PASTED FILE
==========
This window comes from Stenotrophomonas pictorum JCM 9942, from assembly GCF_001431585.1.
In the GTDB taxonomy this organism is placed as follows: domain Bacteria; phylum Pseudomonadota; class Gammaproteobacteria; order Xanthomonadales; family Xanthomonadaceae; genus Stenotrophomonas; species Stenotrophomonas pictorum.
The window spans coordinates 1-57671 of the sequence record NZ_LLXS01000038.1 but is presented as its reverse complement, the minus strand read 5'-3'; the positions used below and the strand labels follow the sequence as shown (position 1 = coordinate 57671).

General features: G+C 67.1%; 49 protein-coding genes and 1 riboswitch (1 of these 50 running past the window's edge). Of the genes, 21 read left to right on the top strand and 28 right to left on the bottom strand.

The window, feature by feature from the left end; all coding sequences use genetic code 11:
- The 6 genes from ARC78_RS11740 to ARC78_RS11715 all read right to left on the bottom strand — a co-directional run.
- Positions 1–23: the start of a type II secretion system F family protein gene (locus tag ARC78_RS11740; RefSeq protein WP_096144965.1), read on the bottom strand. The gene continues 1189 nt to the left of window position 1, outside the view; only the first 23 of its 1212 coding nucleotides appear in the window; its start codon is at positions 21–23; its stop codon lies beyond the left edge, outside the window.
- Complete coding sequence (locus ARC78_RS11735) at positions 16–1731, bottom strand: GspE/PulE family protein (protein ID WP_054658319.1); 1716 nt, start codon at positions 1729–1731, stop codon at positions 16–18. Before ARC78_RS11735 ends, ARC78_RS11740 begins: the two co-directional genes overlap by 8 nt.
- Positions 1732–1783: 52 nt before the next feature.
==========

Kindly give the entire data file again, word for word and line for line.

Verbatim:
This window comes from Stenotrophomonas pictorum JCM 9942, from assembly GCF_001431585.1.
In the GTDB taxonomy this organism is placed as follows: domain Bacteria; phylum Pseudomonadota; class Gammaproteobacteria; order Xanthomonadales; family Xanthomonadaceae; genus Stenotrophomonas; species Stenotrophomonas pictorum.
The window spans coordinates 1-57671 of the sequence record NZ_LLXS01000038.1 but is presented as its reverse complement, the minus strand read 5'-3'; the positions used below and the strand labels follow the sequence as shown (position 1 = coordinate 57671).

General features: G+C 67.1%; 49 protein-coding genes and 1 riboswitch (1 of these 50 running past the window's edge). Of the genes, 21 read left to right on the top strand and 28 right to left on the bottom strand.

The window, feature by feature from the left end; all coding sequences use genetic code 11:
- The 6 genes from ARC78_RS11740 to ARC78_RS11715 all read right to left on the bottom strand — a co-directional run.
- Positions 1–23: the start of a type II secretion system F family protein gene (locus tag ARC78_RS11740; RefSeq protein WP_096144965.1), read on the bottom strand. The gene continues 1189 nt to the left of window position 1, outside the view; only the first 23 of its 1212 coding nucleotides appear in the window; its start codon is at positions 21–23; its stop codon lies beyond the left edge, outside the window.
- Complete coding sequence (locus ARC78_RS11735) at positions 16–1731, bottom strand: GspE/PulE family protein (protein ID WP_054658319.1); 1716 nt, start codon at positions 1729–1731, stop codon at positions 16–18. Before ARC78_RS11735 ends, ARC78_RS11740 begins: the two co-directional genes overlap by 8 nt.
- Positions 1732–1783: 52 nt before the next feature.